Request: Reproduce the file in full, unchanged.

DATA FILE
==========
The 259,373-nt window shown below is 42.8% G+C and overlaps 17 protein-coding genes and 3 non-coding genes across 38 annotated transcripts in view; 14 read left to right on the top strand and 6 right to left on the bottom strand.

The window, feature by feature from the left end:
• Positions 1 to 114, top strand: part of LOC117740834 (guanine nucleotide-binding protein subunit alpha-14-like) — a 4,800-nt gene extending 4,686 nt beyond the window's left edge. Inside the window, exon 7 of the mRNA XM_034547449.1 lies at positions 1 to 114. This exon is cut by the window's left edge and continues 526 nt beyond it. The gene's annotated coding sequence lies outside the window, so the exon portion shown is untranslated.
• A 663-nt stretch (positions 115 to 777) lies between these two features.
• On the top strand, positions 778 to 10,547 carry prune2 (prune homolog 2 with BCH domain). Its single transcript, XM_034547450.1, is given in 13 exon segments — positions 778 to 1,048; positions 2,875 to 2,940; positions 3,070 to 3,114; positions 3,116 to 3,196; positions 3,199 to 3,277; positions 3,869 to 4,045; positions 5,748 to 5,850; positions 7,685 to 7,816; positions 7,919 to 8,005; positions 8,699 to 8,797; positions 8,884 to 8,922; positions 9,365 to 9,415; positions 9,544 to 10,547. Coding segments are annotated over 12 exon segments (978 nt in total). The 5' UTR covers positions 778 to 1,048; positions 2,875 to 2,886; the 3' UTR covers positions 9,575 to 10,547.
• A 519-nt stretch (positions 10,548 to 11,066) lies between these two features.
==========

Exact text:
The 259,373-nt window shown below is 42.8% G+C and overlaps 17 protein-coding genes and 3 non-coding genes across 38 annotated transcripts in view; 14 read left to right on the top strand and 6 right to left on the bottom strand.

The window, feature by feature from the left end:
• Positions 1 to 114, top strand: part of LOC117740834 (guanine nucleotide-binding protein subunit alpha-14-like) — a 4,800-nt gene extending 4,686 nt beyond the window's left edge. Inside the window, exon 7 of the mRNA XM_034547449.1 lies at positions 1 to 114. This exon is cut by the window's left edge and continues 526 nt beyond it. The gene's annotated coding sequence lies outside the window, so the exon portion shown is untranslated.
• A 663-nt stretch (positions 115 to 777) lies between these two features.
• On the top strand, positions 778 to 10,547 carry prune2 (prune homolog 2 with BCH domain). Its single transcript, XM_034547450.1, is given in 13 exon segments — positions 778 to 1,048; positions 2,875 to 2,940; positions 3,070 to 3,114; positions 3,116 to 3,196; positions 3,199 to 3,277; positions 3,869 to 4,045; positions 5,748 to 5,850; positions 7,685 to 7,816; positions 7,919 to 8,005; positions 8,699 to 8,797; positions 8,884 to 8,922; positions 9,365 to 9,415; positions 9,544 to 10,547. Coding segments are annotated over 12 exon segments (978 nt in total). The 5' UTR covers positions 778 to 1,048; positions 2,875 to 2,886; the 3' UTR covers positions 9,575 to 10,547.
• A 519-nt stretch (positions 10,548 to 11,066) lies between these two features.